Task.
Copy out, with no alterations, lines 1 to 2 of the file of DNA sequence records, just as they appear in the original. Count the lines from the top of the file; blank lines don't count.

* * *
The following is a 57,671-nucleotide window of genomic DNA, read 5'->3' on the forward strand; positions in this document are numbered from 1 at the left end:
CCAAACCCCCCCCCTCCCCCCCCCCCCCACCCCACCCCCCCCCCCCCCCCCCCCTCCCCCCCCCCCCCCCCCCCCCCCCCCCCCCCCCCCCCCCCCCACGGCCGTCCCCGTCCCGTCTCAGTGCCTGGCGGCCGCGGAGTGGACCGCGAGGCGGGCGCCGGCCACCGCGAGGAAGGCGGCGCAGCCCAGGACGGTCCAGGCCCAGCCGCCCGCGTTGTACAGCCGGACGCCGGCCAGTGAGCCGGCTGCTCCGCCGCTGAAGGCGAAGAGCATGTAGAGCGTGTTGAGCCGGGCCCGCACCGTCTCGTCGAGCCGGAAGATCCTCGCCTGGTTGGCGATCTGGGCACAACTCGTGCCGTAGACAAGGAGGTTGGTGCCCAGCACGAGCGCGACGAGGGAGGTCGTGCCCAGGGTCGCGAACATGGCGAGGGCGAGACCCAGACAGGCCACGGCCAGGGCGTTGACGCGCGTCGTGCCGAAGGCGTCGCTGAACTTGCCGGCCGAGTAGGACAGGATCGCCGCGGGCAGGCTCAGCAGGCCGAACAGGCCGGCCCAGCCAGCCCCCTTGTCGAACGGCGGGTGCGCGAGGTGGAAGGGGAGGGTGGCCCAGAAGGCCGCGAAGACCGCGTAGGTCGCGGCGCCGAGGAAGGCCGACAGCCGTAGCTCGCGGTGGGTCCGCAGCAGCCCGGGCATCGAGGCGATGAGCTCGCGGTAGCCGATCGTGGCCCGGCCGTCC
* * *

The following is a 57,671-nucleotide window of genomic DNA, read 5'->3' on the forward strand; positions in this document are numbered from 1 at the left end:
CCAAACCCCCCCCCTCCCCCCCCCCCCCACCCCACCCCCCCCCCCCCCCCCCCCTCCCCCCCCCCCCCCCCCCCCCCCCCCCCCCCCCCCCCCCCCCACGGCCGTCCCCGTCCCGTCTCAGTGCCTGGCGGCCGCGGAGTGGACCGCGAGGCGGGCGCCGGCCACCGCGAGGAAGGCGGCGCAGCCCAGGACGGTCCAGGCCCAGCCGCCCGCGTTGTACAGCCGGACGCCGGCCAGTGAGCCGGCTGCTCCGCCGCTGAAGGCGAAGAGCATGTAGAGCGTGTTGAGCCGGGCCCGCACCGTCTCGTCGAGCCGGAAGATCCTCGCCTGGTTGGCGATCTGGGCACAACTCGTGCCGTAGACAAGGAGGTTGGTGCCCAGCACGAGCGCGACGAGGGAGGTCGTGCCCAGGGTCGCGAACATGGCGAGGGCGAGACCCAGACAGGCCACGGCCAGGGCGTTGACGCGCGTCGTGCCGAAGGCGTCGCTGAACTTGCCGGCCGAGTAGGACAGGATCGCCGCGGGCAGGCTCAGCAGGCCGAACAGGCCGGCCCAGCCAGCCCCCTTGTCGAACGGCGGGTGCGCGAGGTGGAAGGGGAGGGTGGCCCAGAAGGCCGCGAAGACCGCGTAGGTCGCGGCGCCGAGGAAGGCCGACAGCCGTAGCTCGCGGTGGGTCCGCAGCAGCCCGGGCATCGAGGCGATGAGCTCGCGGTAGCCGATCGTGGCCCGGCCGTCC